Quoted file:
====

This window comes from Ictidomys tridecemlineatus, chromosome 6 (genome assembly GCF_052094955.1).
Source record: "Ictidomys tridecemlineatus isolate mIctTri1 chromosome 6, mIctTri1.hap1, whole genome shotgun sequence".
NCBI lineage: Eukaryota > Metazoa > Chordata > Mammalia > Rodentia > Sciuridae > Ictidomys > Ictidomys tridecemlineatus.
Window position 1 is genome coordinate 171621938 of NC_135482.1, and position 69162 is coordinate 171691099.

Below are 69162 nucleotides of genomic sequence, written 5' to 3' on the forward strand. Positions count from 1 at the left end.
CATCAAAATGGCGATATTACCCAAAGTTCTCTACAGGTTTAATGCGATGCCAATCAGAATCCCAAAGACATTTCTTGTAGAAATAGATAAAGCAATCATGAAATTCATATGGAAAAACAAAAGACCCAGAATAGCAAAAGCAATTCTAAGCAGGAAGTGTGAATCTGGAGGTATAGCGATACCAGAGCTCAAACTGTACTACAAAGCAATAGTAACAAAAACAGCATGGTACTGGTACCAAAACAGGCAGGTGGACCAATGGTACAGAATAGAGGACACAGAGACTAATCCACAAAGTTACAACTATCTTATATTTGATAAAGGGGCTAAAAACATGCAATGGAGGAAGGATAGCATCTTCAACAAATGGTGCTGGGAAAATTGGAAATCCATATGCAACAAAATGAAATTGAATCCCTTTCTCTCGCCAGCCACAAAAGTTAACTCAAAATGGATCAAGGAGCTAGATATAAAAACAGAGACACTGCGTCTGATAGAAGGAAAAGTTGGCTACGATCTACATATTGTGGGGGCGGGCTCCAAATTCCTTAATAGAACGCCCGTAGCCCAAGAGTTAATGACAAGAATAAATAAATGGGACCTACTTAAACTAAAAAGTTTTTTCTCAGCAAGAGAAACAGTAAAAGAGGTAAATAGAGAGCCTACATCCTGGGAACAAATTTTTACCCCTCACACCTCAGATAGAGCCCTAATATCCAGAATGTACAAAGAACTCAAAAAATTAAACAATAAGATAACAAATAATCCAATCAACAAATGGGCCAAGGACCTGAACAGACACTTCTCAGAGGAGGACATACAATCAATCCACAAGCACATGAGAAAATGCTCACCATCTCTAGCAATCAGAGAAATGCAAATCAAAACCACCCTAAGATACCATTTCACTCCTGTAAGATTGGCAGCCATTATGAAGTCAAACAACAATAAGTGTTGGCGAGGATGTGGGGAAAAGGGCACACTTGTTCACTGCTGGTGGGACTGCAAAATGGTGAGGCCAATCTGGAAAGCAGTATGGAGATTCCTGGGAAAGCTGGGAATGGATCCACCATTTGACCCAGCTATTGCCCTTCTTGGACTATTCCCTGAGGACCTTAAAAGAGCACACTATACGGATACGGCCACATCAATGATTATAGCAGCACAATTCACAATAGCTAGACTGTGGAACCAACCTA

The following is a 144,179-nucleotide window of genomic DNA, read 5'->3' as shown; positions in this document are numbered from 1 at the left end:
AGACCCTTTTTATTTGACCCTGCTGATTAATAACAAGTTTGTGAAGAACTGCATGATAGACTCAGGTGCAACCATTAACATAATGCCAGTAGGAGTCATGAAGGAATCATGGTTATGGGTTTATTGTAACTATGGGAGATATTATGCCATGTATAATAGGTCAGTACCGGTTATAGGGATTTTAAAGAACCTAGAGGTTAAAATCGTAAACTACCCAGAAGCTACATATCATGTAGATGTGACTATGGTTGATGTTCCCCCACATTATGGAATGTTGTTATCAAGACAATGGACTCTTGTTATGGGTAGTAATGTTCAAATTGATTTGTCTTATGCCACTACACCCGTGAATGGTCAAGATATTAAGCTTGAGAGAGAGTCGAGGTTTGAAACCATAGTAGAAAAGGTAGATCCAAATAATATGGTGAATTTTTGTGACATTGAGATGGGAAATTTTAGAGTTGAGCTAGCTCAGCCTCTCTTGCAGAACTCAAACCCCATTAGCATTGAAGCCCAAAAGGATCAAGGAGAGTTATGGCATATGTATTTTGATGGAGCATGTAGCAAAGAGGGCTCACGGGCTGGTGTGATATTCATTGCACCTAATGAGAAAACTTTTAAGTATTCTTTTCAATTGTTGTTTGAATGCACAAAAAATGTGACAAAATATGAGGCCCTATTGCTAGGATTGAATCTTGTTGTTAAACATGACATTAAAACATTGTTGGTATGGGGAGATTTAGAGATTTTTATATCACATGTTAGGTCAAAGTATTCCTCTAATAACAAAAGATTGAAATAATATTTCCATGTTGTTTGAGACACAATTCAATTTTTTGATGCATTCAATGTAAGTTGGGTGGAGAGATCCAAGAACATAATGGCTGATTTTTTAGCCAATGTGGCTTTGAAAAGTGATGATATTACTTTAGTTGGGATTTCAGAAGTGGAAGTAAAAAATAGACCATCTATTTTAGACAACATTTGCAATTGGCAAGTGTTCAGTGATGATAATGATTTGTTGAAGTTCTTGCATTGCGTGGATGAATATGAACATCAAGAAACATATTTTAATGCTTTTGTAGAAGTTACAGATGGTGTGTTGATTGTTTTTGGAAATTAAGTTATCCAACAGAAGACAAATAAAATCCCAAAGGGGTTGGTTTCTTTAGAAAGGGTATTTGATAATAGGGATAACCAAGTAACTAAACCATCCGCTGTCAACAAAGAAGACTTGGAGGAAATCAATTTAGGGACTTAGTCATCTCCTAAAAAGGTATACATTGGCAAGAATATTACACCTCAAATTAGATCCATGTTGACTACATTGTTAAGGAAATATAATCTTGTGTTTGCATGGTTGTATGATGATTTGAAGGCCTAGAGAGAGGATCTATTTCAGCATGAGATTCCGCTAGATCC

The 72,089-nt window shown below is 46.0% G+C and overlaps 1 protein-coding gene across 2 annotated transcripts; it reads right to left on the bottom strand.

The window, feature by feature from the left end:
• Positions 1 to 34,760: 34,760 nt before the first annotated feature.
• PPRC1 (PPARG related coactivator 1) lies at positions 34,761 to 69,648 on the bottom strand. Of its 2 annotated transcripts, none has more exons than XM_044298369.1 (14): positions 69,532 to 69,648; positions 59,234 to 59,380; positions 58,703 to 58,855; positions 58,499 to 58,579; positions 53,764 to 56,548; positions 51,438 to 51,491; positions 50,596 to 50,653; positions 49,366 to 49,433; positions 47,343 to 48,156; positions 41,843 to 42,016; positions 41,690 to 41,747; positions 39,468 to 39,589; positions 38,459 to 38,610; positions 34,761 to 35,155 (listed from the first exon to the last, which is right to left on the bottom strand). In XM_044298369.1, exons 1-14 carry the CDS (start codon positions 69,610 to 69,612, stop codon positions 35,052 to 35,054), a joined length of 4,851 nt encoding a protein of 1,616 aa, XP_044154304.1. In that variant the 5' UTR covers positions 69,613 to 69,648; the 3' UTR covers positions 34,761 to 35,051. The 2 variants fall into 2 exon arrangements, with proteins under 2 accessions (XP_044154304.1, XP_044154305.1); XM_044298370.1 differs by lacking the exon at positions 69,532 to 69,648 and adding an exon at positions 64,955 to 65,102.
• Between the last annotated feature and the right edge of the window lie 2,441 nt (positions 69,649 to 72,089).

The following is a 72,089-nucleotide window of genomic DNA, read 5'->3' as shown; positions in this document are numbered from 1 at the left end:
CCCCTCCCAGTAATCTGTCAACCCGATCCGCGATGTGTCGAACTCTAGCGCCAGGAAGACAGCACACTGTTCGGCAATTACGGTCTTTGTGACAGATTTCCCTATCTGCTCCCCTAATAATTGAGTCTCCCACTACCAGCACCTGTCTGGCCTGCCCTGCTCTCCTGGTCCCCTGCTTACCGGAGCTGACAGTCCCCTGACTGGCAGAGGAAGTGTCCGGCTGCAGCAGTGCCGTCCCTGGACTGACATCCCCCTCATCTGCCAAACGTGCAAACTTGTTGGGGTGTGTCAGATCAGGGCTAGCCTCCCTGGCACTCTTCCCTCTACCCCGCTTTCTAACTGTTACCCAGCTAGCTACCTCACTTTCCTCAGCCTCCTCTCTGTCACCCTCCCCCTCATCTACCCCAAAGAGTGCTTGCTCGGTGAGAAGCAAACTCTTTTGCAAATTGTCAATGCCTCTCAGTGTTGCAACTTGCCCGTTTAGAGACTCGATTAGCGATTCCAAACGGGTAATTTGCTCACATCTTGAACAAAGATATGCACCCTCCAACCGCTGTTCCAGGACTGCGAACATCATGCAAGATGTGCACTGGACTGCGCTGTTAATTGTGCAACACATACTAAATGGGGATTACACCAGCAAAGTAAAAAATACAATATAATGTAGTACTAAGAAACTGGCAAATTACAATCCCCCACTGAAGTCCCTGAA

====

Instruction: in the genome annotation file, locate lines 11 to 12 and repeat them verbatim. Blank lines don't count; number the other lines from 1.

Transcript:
• Positions 1 to 34,760: 34,760 nt before the first annotated feature.
• PPRC1 (PPARG related coactivator 1) lies at positions 34,761 to 69,648 on the bottom strand. Of its 2 annotated transcripts, none has more exons than XM_044298369.1 (14): positions 69,532 to 69,648; positions 59,234 to 59,380; positions 58,703 to 58,855; positions 58,499 to 58,579; positions 53,764 to 56,548; positions 51,438 to 51,491; positions 50,596 to 50,653; positions 49,366 to 49,433; positions 47,343 to 48,156; positions 41,843 to 42,016; positions 41,690 to 41,747; positions 39,468 to 39,589; positions 38,459 to 38,610; positions 34,761 to 35,155 (listed from the first exon to the last, which is right to left on the bottom strand). In XM_044298369.1, exons 1-14 carry the CDS (start codon positions 69,610 to 69,612, stop codon positions 35,052 to 35,054), a joined length of 4,851 nt encoding a protein of 1,616 aa, XP_044154304.1. In that variant the 5' UTR covers positions 69,613 to 69,648; the 3' UTR covers positions 34,761 to 35,051. The 2 variants fall into 2 exon arrangements, with proteins under 2 accessions (XP_044154304.1, XP_044154305.1); XM_044298370.1 differs by lacking the exon at positions 69,532 to 69,648 and adding an exon at positions 64,955 to 65,102.